Computer-based attacks are being leveraged by miscreants to gain a global economic and informational advantage over others. This is the message presented by ScanSafe’s 2009 Annual Global Threat Report, which was released last week. Over the course of 2009, ScanSafe, which was acquired by Cisco in December, 2009, monitored customer web traffic and blocked malicious content through its cloud-based security service. The results of their analysis uncovered some interesting points, the most widely reported being that 80% of exploits in 2009 were based on malicious PDF files. But the subtexts from the report regarding targeted theft and criminal exploitation deserve a deeper look.
What the Data Shows
As Danchev noted, traffic optimization could be a factor. Attackers are looking to exploit victims, and they will use a series of exploits in order achieve this result. An increase in disclosed PDF vulnerabilities and a prevalence of unpatched clients has made them the lowest common denominator for attacks. Attackers have noticed and have chosen PDF as their leading vector for these chained series of attacks.
Having said all of this, I think that the findings presented echo trends that are being seen elsewhere. Based on the analysis that is provided, decision makers can be better prepared to face current threats and deter future trends.
The report highlighted four industries with baselines above average for web-based attacks: Energy & Oil; Pharmaceutical & Chemical; Government; and Banking Finance. These industries showed more than two times the rate of web-based exploits blocked by ScanSafe than other vertical markets, and they all have a compelling common thread. Without exception, injecting backdoors, password stealers, or other trojan horse capabilities could provide an attacker with either direct access to money or valuable intellectual property.
If attackers are in a position to directly siphon money from an organization, as with ACH fraud, a greedy attacker can be satisfied. But targeting industries with a wealth of intellectual property can also be incredibly valuable to an attacker with the right motivation. Better yet, unlike monetary theft, it can be much more difficult to tell whether a file has been copied and uploaded to an attacker, leaving less indication to a victim that a compromise has taken place. Theft of intellectual property can thus be lucrative and pervasive, giving the attackers (or their patrons) consistent access to the work product of their victims.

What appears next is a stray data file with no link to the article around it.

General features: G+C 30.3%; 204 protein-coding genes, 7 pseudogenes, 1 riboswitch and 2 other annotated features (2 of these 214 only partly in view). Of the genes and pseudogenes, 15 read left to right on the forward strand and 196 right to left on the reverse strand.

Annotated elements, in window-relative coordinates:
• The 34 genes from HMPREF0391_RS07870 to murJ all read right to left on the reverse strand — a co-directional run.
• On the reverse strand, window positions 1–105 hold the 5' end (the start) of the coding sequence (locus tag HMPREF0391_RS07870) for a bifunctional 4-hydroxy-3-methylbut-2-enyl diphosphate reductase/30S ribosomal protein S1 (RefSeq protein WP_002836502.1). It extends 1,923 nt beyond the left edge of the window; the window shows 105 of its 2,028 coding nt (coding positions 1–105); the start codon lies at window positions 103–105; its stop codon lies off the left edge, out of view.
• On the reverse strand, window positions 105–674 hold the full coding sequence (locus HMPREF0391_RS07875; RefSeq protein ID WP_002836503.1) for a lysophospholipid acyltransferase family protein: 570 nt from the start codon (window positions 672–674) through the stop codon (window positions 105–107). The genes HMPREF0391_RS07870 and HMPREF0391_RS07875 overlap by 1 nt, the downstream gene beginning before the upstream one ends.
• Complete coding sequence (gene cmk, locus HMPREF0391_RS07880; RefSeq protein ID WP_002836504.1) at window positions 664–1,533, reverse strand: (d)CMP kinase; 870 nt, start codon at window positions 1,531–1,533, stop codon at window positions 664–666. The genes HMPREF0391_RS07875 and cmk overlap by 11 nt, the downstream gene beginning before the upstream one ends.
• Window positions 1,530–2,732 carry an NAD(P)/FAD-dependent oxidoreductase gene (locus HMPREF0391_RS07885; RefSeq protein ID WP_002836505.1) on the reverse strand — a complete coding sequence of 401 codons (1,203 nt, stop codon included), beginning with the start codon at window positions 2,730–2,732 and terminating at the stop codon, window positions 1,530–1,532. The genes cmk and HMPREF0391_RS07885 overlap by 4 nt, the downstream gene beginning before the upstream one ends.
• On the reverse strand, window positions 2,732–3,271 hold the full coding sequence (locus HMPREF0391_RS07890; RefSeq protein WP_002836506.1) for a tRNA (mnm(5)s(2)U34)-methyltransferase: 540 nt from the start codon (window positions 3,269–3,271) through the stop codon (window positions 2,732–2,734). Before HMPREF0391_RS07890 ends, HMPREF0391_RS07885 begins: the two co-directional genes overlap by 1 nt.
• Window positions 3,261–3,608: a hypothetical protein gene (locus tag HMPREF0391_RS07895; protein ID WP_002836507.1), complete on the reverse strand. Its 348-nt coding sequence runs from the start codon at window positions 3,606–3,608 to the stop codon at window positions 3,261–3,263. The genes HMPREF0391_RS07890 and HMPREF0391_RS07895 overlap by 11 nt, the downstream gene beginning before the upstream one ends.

On the surface, it may appear that this is a black mark against Adobe or against PDF files in general. Surely there is a value to safe implementation of specifications, security responses from vendors, and timely patching; however, it would be unwise to lay all the blame at Adobe’s feet and do nothing else. There are plenty of vulnerabilities that could lead to the installation of trojan malware, and attackers will continue to seek out those that can be weaponized. Organizations must seek out administrative and technical capabilities that will proactively defend themselves from harm.
This will mean more than keeping up on patches, even though that would be a good part of an eventual response to this matter. To me, awareness seems to be the key issue. Malware authors and distributors are using this software for much more nefarious purposes, and their technical capabilities are advancing rapidly. Organizations and their stakeholders need to understand the severity of what is taking place. This report is not showing vulnerabilities that need patched because they exist, it is highlighting reports that are popping up throughout the security community. Targets with electronically available cash or valuable intellectual capital are being struck — with great precision — by determined attackers.
The attackers do not care how they achieve exploitation (through PDFs, or whatever other vector), but only that they get in and get access to their prize. Likewise, defenders must ensure that they are capable to respond to whatever trends emerge in exploitation, that their employees are suitably educated, and that technical defense and detection measures are in place to mitigate emerging threats. Securing the enterprise is now firmly moved from the camp of being a “systems issue” into the realm of being a “business issue”. Failure to ensure data security could mean that organizations are working, researching, and paying salaries just to put profit into competitors hands, at a fraction of their original cost.